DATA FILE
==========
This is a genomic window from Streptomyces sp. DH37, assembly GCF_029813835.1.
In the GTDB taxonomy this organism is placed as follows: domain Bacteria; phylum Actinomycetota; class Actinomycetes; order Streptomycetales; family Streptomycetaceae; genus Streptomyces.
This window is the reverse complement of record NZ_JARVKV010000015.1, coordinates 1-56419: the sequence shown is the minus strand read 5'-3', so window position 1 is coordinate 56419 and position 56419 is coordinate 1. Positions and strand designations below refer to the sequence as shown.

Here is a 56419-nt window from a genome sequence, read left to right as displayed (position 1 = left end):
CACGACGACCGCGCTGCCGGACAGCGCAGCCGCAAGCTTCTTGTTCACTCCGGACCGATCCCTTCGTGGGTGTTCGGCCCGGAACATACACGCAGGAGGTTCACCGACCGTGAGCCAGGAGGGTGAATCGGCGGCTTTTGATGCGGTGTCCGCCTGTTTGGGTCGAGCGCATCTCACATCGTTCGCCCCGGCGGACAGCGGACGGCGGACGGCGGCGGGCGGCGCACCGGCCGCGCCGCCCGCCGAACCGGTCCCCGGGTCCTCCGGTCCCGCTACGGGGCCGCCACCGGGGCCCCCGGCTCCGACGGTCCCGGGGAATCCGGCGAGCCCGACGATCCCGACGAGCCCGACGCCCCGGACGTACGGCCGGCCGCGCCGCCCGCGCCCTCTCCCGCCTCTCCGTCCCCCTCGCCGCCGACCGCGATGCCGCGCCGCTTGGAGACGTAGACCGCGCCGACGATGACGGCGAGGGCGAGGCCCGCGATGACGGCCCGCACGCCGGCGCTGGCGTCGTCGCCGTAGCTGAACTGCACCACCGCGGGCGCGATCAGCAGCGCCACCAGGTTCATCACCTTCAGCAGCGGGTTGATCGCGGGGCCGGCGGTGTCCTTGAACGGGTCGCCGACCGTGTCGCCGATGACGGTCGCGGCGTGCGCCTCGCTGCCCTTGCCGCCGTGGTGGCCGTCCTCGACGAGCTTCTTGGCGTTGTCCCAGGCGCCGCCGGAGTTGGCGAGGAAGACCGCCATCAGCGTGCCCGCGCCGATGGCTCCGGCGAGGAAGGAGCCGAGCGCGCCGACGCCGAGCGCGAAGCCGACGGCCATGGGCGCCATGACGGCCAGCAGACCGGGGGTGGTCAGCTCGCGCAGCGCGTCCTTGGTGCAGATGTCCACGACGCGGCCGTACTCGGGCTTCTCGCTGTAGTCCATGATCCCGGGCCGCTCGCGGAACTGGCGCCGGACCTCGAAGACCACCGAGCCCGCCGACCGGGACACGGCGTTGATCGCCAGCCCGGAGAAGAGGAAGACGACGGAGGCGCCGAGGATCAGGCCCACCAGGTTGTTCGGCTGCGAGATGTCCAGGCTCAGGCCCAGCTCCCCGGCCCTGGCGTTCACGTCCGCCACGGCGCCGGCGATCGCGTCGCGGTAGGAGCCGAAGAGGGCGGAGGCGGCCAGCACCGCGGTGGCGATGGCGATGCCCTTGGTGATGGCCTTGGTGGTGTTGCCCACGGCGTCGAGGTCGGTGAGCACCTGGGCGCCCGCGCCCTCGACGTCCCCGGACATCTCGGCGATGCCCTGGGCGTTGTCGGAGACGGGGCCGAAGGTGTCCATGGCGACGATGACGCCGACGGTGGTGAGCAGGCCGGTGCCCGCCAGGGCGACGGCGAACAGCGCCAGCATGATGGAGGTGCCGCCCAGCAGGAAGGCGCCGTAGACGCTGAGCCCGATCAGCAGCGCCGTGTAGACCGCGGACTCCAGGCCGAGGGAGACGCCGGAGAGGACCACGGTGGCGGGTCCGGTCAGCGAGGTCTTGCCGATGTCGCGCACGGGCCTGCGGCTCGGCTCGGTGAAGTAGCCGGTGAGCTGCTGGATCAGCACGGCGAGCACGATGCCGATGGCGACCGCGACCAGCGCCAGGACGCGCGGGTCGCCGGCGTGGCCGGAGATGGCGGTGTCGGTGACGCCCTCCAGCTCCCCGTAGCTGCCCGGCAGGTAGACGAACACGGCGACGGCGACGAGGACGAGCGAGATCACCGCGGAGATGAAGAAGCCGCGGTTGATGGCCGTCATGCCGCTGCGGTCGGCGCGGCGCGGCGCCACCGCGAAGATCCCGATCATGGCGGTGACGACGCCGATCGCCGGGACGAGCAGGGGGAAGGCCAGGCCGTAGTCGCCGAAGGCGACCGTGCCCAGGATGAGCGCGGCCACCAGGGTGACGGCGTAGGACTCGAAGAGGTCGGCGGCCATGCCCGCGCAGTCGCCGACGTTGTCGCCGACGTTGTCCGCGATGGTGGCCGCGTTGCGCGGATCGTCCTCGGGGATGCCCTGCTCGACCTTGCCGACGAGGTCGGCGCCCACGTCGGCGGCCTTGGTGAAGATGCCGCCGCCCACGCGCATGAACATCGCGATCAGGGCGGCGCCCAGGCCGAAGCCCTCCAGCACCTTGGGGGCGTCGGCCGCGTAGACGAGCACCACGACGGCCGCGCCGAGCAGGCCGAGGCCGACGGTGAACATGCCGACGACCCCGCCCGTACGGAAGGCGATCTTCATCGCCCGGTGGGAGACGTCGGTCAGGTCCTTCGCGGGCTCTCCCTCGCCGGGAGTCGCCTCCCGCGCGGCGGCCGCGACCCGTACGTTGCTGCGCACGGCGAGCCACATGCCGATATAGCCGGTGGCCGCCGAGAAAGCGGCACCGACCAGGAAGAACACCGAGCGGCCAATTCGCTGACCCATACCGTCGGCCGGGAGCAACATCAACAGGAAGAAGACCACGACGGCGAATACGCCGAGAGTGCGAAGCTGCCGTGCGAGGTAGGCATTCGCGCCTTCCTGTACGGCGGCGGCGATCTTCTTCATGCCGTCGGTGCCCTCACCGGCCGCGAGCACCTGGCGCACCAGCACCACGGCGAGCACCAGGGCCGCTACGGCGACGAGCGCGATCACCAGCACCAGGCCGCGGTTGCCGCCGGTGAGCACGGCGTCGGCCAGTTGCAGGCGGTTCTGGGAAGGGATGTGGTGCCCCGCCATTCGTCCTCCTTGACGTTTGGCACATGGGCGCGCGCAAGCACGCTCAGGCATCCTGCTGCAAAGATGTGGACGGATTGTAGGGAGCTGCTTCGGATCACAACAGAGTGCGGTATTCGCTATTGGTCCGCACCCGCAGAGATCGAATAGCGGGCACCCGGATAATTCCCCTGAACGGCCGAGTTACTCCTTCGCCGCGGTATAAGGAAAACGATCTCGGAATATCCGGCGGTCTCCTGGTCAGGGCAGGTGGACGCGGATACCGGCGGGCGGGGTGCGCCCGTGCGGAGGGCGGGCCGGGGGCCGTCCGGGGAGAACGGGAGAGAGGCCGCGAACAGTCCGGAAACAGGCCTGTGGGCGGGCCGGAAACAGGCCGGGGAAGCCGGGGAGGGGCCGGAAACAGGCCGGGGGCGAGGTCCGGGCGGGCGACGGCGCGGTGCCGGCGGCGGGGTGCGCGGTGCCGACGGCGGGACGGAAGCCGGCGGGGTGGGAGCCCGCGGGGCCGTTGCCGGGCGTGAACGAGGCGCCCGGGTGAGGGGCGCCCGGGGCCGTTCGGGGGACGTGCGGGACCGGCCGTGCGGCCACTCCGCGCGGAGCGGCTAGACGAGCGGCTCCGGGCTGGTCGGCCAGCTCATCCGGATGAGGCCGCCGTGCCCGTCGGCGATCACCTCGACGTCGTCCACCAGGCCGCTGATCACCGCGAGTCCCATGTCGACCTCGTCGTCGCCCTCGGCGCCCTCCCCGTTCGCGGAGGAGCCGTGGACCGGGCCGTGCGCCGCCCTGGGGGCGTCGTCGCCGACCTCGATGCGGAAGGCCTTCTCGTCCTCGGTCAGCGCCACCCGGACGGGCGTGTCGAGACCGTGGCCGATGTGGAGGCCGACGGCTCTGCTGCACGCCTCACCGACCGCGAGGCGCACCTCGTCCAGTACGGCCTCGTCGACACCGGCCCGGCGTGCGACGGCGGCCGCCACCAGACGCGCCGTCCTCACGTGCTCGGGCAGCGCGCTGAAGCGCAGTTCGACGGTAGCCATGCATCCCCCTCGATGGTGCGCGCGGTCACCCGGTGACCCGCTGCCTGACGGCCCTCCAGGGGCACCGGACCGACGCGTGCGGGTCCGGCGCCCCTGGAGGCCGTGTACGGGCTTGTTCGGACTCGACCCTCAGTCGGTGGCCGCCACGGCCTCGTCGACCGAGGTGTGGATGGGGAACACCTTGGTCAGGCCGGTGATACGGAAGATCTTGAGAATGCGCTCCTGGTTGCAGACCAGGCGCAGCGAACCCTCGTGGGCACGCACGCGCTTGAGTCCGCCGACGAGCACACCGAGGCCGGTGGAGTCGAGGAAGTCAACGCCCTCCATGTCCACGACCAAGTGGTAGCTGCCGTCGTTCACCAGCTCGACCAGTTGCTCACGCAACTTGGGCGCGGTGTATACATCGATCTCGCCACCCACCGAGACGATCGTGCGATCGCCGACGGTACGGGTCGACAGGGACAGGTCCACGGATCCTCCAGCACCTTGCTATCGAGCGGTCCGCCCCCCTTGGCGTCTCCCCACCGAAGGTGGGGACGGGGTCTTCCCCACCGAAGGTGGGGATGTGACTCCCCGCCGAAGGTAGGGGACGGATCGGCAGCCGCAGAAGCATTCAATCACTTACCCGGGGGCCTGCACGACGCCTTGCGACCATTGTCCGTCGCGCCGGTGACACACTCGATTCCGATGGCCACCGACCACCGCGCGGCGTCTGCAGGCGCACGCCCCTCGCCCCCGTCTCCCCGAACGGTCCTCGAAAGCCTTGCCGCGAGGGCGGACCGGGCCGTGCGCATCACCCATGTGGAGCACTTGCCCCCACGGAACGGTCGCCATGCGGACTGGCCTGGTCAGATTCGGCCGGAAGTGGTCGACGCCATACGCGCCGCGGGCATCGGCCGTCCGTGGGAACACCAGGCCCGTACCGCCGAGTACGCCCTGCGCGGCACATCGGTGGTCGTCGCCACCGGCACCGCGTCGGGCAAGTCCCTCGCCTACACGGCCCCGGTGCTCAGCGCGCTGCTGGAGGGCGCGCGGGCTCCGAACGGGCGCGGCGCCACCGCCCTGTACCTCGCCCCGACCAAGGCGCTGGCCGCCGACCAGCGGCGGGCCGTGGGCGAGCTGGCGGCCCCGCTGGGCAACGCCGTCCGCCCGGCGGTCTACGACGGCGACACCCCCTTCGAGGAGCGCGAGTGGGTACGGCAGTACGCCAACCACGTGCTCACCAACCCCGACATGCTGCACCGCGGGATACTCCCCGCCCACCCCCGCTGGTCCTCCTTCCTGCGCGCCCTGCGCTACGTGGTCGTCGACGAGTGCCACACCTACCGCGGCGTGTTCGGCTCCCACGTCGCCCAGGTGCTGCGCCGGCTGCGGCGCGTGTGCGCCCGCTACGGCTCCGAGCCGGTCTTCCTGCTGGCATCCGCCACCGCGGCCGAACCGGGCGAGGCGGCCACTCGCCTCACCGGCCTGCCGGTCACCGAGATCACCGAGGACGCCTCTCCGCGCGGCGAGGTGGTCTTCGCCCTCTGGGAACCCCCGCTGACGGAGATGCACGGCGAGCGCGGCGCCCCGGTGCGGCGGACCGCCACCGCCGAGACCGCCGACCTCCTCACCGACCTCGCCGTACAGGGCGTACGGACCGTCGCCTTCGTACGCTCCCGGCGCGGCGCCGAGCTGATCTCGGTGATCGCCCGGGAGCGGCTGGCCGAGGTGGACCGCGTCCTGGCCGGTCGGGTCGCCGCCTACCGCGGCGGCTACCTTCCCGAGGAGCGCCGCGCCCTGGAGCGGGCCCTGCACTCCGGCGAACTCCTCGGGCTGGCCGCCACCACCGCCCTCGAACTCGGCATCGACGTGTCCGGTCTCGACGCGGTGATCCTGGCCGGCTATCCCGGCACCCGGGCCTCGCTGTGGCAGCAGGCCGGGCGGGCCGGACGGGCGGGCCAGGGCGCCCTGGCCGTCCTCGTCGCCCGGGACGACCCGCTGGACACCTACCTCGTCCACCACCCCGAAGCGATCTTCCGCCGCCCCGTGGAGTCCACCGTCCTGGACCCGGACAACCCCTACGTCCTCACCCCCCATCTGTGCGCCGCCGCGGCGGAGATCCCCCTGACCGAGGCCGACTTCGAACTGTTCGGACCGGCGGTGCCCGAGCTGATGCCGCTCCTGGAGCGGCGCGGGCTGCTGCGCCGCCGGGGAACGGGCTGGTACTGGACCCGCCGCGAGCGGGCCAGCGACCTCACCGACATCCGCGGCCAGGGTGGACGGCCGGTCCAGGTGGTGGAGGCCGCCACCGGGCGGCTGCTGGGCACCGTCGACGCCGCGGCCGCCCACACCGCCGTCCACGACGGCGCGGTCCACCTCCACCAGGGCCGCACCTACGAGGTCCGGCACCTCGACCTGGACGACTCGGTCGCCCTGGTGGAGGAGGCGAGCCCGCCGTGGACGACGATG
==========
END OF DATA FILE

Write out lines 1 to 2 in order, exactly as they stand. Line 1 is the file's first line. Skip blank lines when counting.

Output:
This is a genomic window from Streptomyces sp. DH37, assembly GCF_029813835.1.
In the GTDB taxonomy this organism is placed as follows: domain Bacteria; phylum Actinomycetota; class Actinomycetes; order Streptomycetales; family Streptomycetaceae; genus Streptomyces.